29 March 2010

Native Mass Spectrometry

We’ve recently blogged on the biophysical techniques surface plasmon resonance (SPR) and isothermal titration calorimetry (ITC). This post discusses native mass spectrometry (MS), which was reviewed in Future Med Chem earlier this year. (Thanks to author Denis Zeyer for pointing this out).

Mass spectrometry involves ionizing a molecule, measuring its mass-to-charge ratio, and using that ratio to determine molecular weight. Since the process occurs in a vacuum under high electric fields, biomolecules such as proteins are usually denatured. However, under careful conditions, not only can biomolecules be kept in their native state, but complexes of multiple molecules can be kept together; by measuring the weights of these complexes, the individual components can be determined.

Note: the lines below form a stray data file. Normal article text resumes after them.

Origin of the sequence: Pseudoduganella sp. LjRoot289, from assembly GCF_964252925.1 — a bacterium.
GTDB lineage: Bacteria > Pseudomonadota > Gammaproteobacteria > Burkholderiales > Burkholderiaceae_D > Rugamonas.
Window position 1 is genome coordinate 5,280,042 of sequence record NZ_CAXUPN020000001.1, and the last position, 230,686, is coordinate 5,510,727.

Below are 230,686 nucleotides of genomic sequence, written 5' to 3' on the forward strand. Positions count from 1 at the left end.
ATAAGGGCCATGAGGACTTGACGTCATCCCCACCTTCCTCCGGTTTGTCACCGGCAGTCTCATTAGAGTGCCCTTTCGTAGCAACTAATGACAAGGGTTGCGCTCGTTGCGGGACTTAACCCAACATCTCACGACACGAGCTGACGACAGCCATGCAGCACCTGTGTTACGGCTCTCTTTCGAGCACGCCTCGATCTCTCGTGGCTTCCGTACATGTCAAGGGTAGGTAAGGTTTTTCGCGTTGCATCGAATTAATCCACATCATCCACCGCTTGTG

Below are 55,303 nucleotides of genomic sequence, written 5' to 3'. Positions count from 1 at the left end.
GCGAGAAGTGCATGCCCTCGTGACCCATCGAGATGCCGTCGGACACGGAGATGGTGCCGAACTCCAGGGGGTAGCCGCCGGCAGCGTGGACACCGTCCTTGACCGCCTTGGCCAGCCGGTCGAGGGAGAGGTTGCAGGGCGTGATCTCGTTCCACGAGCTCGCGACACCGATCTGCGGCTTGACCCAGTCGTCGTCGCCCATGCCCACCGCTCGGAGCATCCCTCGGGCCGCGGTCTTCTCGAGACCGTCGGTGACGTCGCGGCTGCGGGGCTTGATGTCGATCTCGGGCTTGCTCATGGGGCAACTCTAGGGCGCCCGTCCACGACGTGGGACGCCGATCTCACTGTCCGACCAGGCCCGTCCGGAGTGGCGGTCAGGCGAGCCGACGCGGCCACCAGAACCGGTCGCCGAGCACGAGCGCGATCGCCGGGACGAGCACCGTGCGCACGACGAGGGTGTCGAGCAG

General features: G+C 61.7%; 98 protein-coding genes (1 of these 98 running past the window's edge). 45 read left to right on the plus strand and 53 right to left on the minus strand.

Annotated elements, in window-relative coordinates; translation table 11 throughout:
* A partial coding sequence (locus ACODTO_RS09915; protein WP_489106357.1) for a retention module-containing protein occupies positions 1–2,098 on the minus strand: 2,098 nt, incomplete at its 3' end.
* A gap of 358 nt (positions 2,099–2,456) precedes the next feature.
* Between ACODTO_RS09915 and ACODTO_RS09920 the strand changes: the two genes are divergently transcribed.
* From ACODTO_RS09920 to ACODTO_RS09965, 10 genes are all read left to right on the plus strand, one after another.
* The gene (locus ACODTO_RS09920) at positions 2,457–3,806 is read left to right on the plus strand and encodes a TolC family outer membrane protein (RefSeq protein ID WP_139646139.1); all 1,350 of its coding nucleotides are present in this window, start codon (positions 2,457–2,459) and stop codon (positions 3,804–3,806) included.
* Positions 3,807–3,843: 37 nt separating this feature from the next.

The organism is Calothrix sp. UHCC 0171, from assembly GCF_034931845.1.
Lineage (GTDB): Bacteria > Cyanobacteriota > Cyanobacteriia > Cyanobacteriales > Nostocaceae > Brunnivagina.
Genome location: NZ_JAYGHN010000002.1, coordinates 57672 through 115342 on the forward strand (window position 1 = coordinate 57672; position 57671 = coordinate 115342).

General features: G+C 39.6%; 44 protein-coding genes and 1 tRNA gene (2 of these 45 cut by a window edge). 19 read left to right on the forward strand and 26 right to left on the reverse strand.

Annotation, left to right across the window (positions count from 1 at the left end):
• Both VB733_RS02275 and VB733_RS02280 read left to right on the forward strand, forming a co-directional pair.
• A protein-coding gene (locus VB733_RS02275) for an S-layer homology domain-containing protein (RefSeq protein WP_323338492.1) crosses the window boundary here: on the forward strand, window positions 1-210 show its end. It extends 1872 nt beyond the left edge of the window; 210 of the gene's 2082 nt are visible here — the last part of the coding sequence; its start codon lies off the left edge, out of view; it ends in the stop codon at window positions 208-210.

In the case of protein-small molecule complexes, the technique can be used to determine binding and stoichiometry (how many small molecules are bound to a given protein), and the authors discuss a number of papers in the field (including some seminal RNA-fragment examples).

Two of the authors are applying native MS to fragments at French company NovAliX. They describe screening their 350-compound fragment library against the anticancer target Hsp90 to identify 40 fragments that bind to the protein, and further characterized some of these crystallographically. The entire screen, in duplicate, required 2 milligrams of protein.

There are a few limiting issues with native mass spectrometry. First, the technique requires careful choice of buffers; in particular, detergents are not compatible. That can be a problem because omitting detergents sometimes leads to small-molecule aggregation, even with legitimate binders. The authors note that multiple binding is sometimes observed in native mass-spectrometry; it would be interesting to follow up on these observations with activity assays to determine how often these are truly non-specific or just appear so under the assay conditions.